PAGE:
Paxton Brick and Tile Works, Hutton, Scottish Borders

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Paxton Brick and Tile Works, Scottish Borders.

Built c 1830 and then new kilns erected mid 1880’s by James Stevenson.  – source

1837 – Charles Cuthbertson – Brick maker, Paxton Brick Shades, Berwickshire. page 297 – 1837 .

Below – 17/06/1854 – Newcastle Journal   –  ” To be let, ~”~ On the Estate of Paxton, Parish of Hutton, and Shire Berwick, Paxton Brick and Tile Works, together with the houses and garden, about 12 Acres of land. The Houses, Pug Mill, Kilns, &c. have recently been thoroughly Repaired. The Drying Sheds are New and Extensive. The Lands consist of about 7 1/2 Acres Arable, the remainder “being Pasture and for the Excavation Clay. Mr. James Catanach, Gardener, Paxton Lodge, will show the premises, and point out the boundaries of the lands, With Condition of Let. Offers to be lodged with Mr. A. F. Gardiner, Sunnyside Milne Graden Coldstream, on or before the 30th June current. Sunniside Milne Graden, May 31,1854.

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Below – 23/02/1855 – Newcastle Courant – To Builders. To let. the buildings of 3 ovens or fire brick kilns at Paxton Tile Works near Berwick. Plans and specifications seen on the works. Tenders received on or before 2nd March by Mr Gardiner, Sunniside, Milne Graden, Coldstream

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Below – 1857  – Paxton Brick and Tile Works

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Below – 1857 – Paxton Brick and Tile Works

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Below – 21/08/1858 – Berwick Journal – On Saturday the 14th inst.,  the workmen of Mr. Walter Linn, of Paxton tile-works, held their annual kettle in Mr. Richardson’s, the Cross Inn.  Mr Robert Baird was called to the chair, being the oldest workman at the manufacture, having faithfully served successively three preceding masters previous to the present undaunted and persevering tenant.  The vice chair was occupied by Mr. Wm. Sherlaw, well known for his excellent qualities.  After ample justice had been done to the lords of the finny tribe, and the cloth being removed, the usual loyal toasts were given.  The health of their worthy master, and that of his brother, the resident, kind, and indulgent manager, was drunk in a flowing bumper, which was nobly responded to by Mr. Walter Linn in a neat and humorous speech, appropriate to such an occasion.  The company’s health was alternately drunk and responded to, and the remainder of the evening spent in the greatest harmony and friendship.  Great credit is due to Mr. Richardson ; the superiority of his liquors, for which he is so greatly famed, gave great satisfaction to the whole company.

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1867 – William Linn, Brick and Tile Maker, Paxton.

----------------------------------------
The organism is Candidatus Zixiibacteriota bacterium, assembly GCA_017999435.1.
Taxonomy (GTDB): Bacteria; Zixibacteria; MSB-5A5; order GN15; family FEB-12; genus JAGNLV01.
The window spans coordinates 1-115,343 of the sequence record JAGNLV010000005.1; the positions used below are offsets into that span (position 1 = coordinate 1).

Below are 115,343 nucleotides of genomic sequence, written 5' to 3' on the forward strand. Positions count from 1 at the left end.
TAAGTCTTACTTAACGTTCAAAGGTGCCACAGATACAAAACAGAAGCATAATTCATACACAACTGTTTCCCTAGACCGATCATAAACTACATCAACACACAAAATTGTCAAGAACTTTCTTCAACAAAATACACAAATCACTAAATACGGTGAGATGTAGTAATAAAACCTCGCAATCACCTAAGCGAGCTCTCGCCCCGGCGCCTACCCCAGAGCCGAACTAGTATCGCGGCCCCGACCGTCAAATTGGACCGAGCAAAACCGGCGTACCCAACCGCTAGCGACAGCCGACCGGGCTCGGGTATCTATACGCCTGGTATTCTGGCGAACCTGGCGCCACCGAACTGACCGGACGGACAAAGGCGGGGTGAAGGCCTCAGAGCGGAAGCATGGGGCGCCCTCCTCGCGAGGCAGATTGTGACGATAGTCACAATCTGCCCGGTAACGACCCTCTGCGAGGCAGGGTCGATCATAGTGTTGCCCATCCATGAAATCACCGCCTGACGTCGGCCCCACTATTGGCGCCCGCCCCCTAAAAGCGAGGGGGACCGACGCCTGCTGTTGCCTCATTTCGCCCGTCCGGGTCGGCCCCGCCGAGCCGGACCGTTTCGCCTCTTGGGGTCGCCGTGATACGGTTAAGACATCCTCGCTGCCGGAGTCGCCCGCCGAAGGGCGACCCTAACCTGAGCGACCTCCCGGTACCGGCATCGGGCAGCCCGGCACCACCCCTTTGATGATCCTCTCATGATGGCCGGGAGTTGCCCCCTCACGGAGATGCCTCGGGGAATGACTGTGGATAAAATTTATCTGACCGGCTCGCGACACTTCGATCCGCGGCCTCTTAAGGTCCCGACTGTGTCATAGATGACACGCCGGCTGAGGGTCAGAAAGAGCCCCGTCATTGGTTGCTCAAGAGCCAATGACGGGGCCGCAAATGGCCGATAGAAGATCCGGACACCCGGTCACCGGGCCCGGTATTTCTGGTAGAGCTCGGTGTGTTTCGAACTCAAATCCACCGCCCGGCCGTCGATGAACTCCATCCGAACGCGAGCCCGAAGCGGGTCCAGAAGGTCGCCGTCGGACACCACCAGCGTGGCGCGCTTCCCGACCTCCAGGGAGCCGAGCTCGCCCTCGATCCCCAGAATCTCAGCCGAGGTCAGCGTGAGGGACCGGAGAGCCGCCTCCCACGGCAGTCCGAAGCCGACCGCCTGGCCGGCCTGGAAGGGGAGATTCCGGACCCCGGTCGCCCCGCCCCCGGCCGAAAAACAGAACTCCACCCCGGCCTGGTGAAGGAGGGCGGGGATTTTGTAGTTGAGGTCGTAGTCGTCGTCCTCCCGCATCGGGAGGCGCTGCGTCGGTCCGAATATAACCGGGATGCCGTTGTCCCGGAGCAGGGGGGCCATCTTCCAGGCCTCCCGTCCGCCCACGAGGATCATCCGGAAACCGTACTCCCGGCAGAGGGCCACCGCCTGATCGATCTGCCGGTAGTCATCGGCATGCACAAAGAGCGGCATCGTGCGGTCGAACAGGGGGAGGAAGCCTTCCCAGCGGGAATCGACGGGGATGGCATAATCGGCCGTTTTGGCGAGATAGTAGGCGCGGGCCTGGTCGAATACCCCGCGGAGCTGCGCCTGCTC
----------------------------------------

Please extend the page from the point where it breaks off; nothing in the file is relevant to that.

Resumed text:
24/01/1868 – Kelso Chronicle – Marriage – At Paxton Tile Works on 14/01/1868, Mr Thomas Trotter, Shepherds Bush to Agnes Sherlaw daughter of William Sherlaw, Paxton Tile Works.

Below – 02/08/1870 – Berwickshire News and General Advertiser – Large whinstone boulder found in the clay field.

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Below – 31/12/1872  – Berwickshire News and General Advertiser – Price list of Paxton Tile Works products.

Paxton Tilework – List of prices of drain pipes, bricks etc from and after 1st Jan., 1873.
2 inch drain pipes.    …..     …..     …..     …..     …..     25s per 1000
3    ”              ”            …..     …..     …..     …..     …..     40s       “
4    ”              ”            …..     …..     …..     …..     …..     60s       “
5    ”              ”            …..     …..     …..     …..     …..     80s       “
6    ”              ”            …..     …..     …..     …..     …..    120s       “
Common bricks,       …..     …..     …..     …..     …..      35s       “
Perforated partition bricks,          …..     …..     …..     35s       “
Large sized do for using on edge,         …..     …..     55s       “
Segment tiles for culverts,           …..     …..     …..     65s       “
Ridge tiles,                 …..     …..     …..     …..     …..     85s      “
Roofing tiles,             …..     …..     …..     …..     …..      75s.     “
     Paxton House,  Berwick,   30th December, 1872.

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07/06/1875 – The Berwickshire Advertiser – Night Classes for young men. During a short time last winter, an experiment was tried of having a class for young men, beyond school age who were desirous of keeping up the knowledge they had acquired at school. The class was not so successful as it might have been owing partly to the severity of the weather and the want of good previous arrangements to make it known that such a class was to be opened. Nevertheless the result has been sufficiently encouraging to make it probable that a similar class will be tried again this winter.. The teacher notes that the following were in attendance  –   “R.T Tilemaker, Paxton Tile Works. Distance to school 1 mile. Aged 17. Attendance 19, proportion mensuration.”

Below – 14/11/1876 – Berwickshire News and General Advertiser.

Below – 30/11/1876 – Paxton brick and tile works for let. ….The steam engine and brick and tile making machinery are quite new and of the most approved construction. The sales from th eworks this season amounted to upwards of £800. The clay and tiles made from it are of the finest quality. A new bed of clay averaging 7 feet in thickness with about 2 feet of tirring has been recently discovered lying within 50 yards of the engine house and machinery…..